WEST PALM BEACH, Fla. – Local attorney Richard A. Ryles has ﬁled an inquiry with the United States Department of Justice over a January incident in which an African American man being detained by Palm Beach County Sheriff’s Deputies was viciously bitten for an extended time by a police K-9 in Belle Glade.
Bystander video shows 30year old Gerson Delmas faced down on the ground, handcuffed and in feet shackles, yet being viciously mauled by the dog tearing at his right leg for nearly a minute, while its handler held the leash but did not pull the dog away.
Local activists have expressed outrage over the Jan. 26 incident in which, according to the police report, two deputies arrested and detained Delmas on an outstanding sexual battery warrant.
Deputies said the detained Delmas head-butted one of the ofﬁcers, kicked the dog, and otherwise resisted violently arrest, and therefore they set the dog on him in the patrol car near Dr. Martin Luther King Jr. Boulevard and Southwest Seventh Street, according to the arrest report.
The police report states that Delmas shouted “I did nothing wrong,” in front of a crowd of about 40 bystanders who had gathered.
The report said Delmas repeatedly refused the ofﬁcer’s command to get in the squad car and they subsequently put the dog on him.
The report also said Delmas had a four-inch pocket knife in his right pocket which he continued to reach for.
But the video shows Delmas handcuffed, shackled and in the vehicle when deputies released the dog on him.
The K-9 is seen still clamped on Delmas as he is pulled from the vehicle, pushed face down on the ground and not resisting The dog is seen continuing to attack Delmas for approximately a minute while he still was handcuffed and in foot shackles.
According to the report an ofﬁcer eventually lifted Delmas and put him in the PBSO vehicle where he was transported to Lakeside Medical Center reportedly for the dog bite.
Sheriff’s Ofﬁce spokeswomanTeri Barbieri said Delmas remains in custody, and there could be no comment while the internal investigation is ongoing. The two deputies have been placed on administrative leave.
Ryles said their actions were egregious and they should be held accountable.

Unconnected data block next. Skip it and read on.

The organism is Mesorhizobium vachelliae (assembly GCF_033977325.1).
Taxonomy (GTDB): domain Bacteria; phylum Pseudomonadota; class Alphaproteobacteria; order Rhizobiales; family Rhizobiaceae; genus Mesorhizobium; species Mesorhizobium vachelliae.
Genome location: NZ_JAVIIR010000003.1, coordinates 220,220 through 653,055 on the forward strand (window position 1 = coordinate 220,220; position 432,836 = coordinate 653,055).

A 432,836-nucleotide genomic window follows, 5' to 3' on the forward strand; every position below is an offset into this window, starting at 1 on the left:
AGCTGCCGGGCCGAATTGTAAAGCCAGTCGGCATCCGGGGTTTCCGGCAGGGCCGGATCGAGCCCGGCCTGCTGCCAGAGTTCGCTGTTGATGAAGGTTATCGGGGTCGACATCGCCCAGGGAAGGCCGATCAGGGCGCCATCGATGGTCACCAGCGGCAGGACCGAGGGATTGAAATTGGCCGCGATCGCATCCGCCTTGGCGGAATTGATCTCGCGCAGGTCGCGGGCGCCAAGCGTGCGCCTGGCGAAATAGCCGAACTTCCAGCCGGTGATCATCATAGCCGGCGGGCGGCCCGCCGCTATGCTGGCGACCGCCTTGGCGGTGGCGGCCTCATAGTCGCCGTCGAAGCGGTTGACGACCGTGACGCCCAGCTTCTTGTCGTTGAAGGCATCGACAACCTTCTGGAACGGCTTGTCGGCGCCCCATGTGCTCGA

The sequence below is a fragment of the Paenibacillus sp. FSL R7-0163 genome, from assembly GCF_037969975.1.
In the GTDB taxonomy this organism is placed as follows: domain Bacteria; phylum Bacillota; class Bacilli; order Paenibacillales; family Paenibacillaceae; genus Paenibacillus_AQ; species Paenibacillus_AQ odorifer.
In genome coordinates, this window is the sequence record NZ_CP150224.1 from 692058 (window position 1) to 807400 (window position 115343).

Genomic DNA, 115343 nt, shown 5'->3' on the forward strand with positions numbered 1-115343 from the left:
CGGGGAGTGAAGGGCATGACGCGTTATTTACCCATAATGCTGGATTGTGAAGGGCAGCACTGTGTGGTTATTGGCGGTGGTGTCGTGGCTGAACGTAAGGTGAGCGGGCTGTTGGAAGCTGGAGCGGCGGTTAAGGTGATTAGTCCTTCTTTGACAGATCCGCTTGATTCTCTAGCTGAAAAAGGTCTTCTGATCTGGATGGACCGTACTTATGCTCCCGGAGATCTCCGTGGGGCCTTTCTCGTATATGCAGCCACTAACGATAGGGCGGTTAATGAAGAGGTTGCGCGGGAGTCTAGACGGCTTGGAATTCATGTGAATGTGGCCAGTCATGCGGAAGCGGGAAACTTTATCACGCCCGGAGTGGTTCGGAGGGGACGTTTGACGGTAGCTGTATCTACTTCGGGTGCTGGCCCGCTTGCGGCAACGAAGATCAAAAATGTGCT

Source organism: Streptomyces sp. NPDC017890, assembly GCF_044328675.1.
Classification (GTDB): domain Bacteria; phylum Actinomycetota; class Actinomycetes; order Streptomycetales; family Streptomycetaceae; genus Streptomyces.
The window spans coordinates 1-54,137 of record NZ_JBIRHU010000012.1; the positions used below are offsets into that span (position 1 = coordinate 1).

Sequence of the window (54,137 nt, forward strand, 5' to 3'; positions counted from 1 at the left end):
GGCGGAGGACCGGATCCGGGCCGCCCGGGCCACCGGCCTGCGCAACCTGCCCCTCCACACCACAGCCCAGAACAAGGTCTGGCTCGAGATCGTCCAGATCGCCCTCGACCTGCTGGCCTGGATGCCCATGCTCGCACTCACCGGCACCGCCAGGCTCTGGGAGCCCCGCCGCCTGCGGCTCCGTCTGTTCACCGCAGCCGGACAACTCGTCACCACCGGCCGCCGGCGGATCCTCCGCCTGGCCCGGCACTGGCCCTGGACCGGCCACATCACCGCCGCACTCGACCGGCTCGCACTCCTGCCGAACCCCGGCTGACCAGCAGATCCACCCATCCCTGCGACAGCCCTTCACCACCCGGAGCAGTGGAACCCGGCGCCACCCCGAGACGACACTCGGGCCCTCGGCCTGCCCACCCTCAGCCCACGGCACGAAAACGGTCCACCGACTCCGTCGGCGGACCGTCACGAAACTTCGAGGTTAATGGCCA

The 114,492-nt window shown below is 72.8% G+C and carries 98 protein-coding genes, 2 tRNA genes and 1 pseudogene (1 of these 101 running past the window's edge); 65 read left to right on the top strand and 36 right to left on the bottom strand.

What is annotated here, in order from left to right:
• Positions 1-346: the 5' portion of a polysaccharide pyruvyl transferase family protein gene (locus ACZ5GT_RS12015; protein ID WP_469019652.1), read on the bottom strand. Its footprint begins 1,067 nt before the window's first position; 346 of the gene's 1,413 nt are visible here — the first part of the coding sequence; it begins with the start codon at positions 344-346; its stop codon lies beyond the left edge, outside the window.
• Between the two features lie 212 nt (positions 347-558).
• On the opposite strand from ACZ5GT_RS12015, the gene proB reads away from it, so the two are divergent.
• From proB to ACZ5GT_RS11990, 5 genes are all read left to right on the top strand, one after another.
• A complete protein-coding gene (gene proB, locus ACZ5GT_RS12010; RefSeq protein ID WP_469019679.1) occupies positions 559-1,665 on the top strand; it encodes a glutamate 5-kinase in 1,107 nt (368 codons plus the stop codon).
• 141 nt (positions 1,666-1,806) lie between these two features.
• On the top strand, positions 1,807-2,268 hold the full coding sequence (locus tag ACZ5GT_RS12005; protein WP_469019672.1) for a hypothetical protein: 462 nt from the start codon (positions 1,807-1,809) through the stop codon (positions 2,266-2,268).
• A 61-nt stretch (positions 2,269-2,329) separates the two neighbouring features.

“We’re hoping to get these ofﬁcers charged and ﬁred,” said Ryles, president of the Palm Beach County Black Caucus. “They had him in shackles and detained in a police vehicle,” added the former West Palm Beach commissioner, who did not meet the qualifying deadline for re-election in 2019, but has ﬁled to run for the Palm Beach County Commission in August.
Chuck Ridley, chairman of the Unify Palm Beach County justice coalition, said “The person arrested was in shackles and handcuffs and was already apprehended and did not pose a threat to the ofﬁcers. Additionally he was neither a flight risk.”
Jane Tierney, co-chair of Unify’s Criminal Justice Committee, also said it “was an example of excessive use of force by PBSO. The threat had been reduced. All they needed to do was de-escalate the situation, but instead they escalated it and brought in the police dog on him.
“It was clearly racial injustice,” added Tierney. “Violent dogs being let loose on Blacks, it’s an attempt to terrorize and not just control them. … There’s a violent message this conveys.”
Neither Delmas nor family members could be reached for comment. Several K-9 experts interviewed by other media said the deputies violated police policy by loosing the K-9 on a detained suspect.
CBS12 News reported that Valentin Rodriguez, an experienced civil litigation and criminal defense attorney in West Palm Beach who has sued PBSO over K-9 cases before, said the dogs are not supposed to bite someone who is not a danger to the police ofﬁcers.
Hagen Van Hendrix, owner of a K-9 training facility in St. Augustine, with more than 20 years’ experience training police K-9 dogs, told CBS12 News’ Al Pefley:
“I believe while getting the gentleman out of the vehicle, the dog was perhaps necessary. Once the dog actually got the gentleman out of the car, the dog should have released. … I believe the dog was on the leg, way too long.”
Ryles said he is awaiting a response from Justice. “It’s time for us to stand,” he said. “These ofﬁcers can’t be judge, jury and executioner.”